The ruble has fallen by over 3% against the dollar after Barack Obama threatened to step up measures against Russia following further violence in the southeastern Ukrainian city of Mariupol.
Speaking at a news conference in New Delhi during his visit to India, Obama said he was “deeply concerned” over events in Ukraine in recent days. Local authorities in Mariupol said anti-government rebels had been firing rockets from long-range GRAD missile systems resulting in 30 deaths and 83 injuries, according to Reuters.
While Moscow officially denies that it has provided troops or equipment to the rebels, Obama was clear in his statement that he believes that the separatists have received “Russian backing, Russian equipment, Russian financing, Russian training and Russian troops”. He said that he plans to look at all options to respond to this latest act “short of military confrontation”.
The prospect of further sanctions, coupled with another fall in the price of crude oil, has hit the Russian currency sending it down 3% to 65.5 rubles to the dollar. Russia’s currency has fallen by almost 50% over the past year as the collapse in the price of oil and Western sanctions over its role in the ongoing crisis in Ukraine has battered the country’s economic prospects.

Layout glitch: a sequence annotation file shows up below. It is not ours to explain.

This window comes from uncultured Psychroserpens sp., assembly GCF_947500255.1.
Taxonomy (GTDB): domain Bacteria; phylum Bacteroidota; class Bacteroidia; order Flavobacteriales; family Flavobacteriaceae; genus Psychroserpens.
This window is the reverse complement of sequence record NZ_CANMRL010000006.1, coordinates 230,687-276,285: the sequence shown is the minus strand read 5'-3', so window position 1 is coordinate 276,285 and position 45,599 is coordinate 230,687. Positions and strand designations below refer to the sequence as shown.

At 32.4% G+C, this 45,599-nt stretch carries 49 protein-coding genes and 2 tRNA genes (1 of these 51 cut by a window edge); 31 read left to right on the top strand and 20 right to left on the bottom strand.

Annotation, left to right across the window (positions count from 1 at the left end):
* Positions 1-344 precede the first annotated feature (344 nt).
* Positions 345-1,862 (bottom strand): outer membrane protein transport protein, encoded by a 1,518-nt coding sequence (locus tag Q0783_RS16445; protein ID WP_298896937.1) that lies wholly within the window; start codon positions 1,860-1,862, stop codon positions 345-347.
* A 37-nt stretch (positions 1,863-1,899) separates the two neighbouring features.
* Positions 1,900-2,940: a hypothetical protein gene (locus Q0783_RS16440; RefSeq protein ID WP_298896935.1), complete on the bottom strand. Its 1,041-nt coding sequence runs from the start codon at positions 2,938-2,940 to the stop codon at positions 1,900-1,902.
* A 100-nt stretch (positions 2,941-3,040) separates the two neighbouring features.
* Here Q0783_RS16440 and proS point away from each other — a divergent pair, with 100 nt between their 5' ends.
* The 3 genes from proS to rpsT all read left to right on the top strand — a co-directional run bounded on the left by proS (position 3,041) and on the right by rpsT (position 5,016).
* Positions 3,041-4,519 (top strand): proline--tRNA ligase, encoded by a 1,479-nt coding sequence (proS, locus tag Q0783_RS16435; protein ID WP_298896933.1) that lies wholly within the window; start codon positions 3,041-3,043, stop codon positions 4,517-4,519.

The latest falls come as the country continues its battle to avoid a full-scale banking crisis driven by the collapse in the value of the ruble, with analysts suggesting that bailouts could cost the government a further $US40 billion (£26.64 billion) this year. The government has already been forced to inject $US2.4 billion into financial institutions last month, including state-owned lenders VTB and Gazprombank.
German Gref, the chief executive of Russia’s largest lender Sberbank, said last week that Russian banks would need about 3 trillion roubles of provisions this year if oil prices remain at around $US45 a barrel.
A recent letter from Anatoly Aksakov, the president of the Association of Regional Banks of Russia, to the Russian central bank laid out the scale of the problems facing the sector (emphasis added):
“The situation in the Russian banking market is a serious concern. Despite some stabilisation in the foreign exchange market and the expected inflow of tax and budgetary resources, banks are experiencing acute shortage of liquidity. According to bankers, skyrocketing interest rates caused an increase in the key rate, already launched the process of losing the solvency of companies. Bankers believe that the preservation of the current situation will cause a wave of bankruptcies not only credit institutions but also a number of enterprises and companies.”
The central bank earlier told companies in Russia that it would ignore downgrades by Western credit ratings agencies in order to allow downgraded firms to access liquidity and is widely tipped to cut rates this month by between 2-3% in an effort to further ease pressure on the banking system.
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